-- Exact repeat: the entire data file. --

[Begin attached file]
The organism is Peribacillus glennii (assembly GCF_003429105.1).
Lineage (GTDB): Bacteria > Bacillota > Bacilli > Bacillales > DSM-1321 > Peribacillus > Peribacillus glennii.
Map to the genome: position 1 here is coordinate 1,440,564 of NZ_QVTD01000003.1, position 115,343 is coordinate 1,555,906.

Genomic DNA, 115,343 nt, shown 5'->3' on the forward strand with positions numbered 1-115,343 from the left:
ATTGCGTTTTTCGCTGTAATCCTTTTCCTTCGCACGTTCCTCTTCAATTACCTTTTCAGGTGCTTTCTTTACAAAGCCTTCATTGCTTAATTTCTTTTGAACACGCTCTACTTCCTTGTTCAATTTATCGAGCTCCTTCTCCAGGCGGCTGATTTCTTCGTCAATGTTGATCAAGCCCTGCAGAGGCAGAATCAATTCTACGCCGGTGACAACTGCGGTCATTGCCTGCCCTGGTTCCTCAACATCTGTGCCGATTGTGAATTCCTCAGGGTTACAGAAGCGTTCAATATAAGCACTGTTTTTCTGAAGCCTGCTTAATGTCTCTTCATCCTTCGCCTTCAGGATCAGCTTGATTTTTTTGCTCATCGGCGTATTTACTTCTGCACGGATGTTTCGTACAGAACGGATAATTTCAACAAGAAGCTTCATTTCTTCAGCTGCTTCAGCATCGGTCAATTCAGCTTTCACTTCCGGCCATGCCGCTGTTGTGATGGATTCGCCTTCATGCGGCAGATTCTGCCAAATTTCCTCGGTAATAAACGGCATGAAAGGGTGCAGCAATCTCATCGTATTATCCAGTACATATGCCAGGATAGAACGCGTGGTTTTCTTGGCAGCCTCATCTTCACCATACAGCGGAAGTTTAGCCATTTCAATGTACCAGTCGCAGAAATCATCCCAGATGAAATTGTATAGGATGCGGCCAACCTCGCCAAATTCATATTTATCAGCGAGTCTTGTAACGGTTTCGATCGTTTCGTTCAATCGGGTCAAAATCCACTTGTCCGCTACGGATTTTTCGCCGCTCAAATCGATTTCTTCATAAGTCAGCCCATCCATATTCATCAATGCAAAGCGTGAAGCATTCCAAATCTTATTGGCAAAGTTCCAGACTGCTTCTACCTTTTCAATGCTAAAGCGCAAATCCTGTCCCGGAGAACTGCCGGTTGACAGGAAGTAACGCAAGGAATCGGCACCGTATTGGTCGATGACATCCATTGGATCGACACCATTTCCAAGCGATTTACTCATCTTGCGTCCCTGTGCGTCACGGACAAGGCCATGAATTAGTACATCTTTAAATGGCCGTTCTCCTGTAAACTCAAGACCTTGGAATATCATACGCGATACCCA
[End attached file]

The organism is Peribacillus glennii (assembly GCF_003429105.1).
Lineage (GTDB): Bacteria > Bacillota > Bacilli > Bacillales > DSM-1321 > Peribacillus > Peribacillus glennii.
Map to the genome: position 1 here is coordinate 1,440,564 of NZ_QVTD01000003.1, position 115,343 is coordinate 1,555,906.

Genomic DNA, 115,343 nt, shown 5'->3' on the forward strand with positions numbered 1-115,343 from the left:
ATTGCGTTTTTCGCTGTAATCCTTTTCCTTCGCACGTTCCTCTTCAATTACCTTTTCAGGTGCTTTCTTTACAAAGCCTTCATTGCTTAATTTCTTTTGAACACGCTCTACTTCCTTGTTCAATTTATCGAGCTCCTTCTCCAGGCGGCTGATTTCTTCGTCAATGTTGATCAAGCCCTGCAGAGGCAGAATCAATTCTACGCCGGTGACAACTGCGGTCATTGCCTGCCCTGGTTCCTCAACATCTGTGCCGATTGTGAATTCCTCAGGGTTACAGAAGCGTTCAATATAAGCACTGTTTTTCTGAAGCCTGCTTAATGTCTCTTCATCCTTCGCCTTCAGGATCAGCTTGATTTTTTTGCTCATCGGCGTATTTACTTCTGCACGGATGTTTCGTACAGAACGGATAATTTCAACAAGAAGCTTCATTTCTTCAGCTGCTTCAGCATCGGTCAATTCAGCTTTCACTTCCGGCCATGCCGCTGTTGTGATGGATTCGCCTTCATGCGGCAGATTCTGCCAAATTTCCTCGGTAATAAACGGCATGAAAGGGTGCAGCAATCTCATCGTATTATCCAGTACATATGCCAGGATAGAACGCGTGGTTTTCTTGGCAGCCTCATCTTCACCATACAGCGGAAGTTTAGCCATTTCAATGTACCAGTCGCAGAAATCATCCCAGATGAAATTGTATAGGATGCGGCCAACCTCGCCAAATTCATATTTATCAGCGAGTCTTGTAACGGTTTCGATCGTTTCGTTCAATCGGGTCAAAATCCACTTGTCCGCTACGGATTTTTCGCCGCTCAAATCGATTTCTTCATAAGTCAGCCCATCCATATTCATCAATGCAAAGCGTGAAGCATTCCAAATCTTATTGGCAAAGTTCCAGACTGCTTCTACCTTTTCAATGCTAAAGCGCAAATCCTGTCCCGGAGAACTGCCGGTTGACAGGAAGTAACGCAAGGAATCGGCACCGTATTGGTCGATGACATCCATTGGATCGACACCATTTCCAAGCGATTTACTCATCTTGCGTCCCTGTGCGTCACGGACAAGGCCATGAATTAGTACATCTTTAAATGGCCGTTCTCCTGTAAACTCAAGACCTTGGAATATCATACGCGATACCCA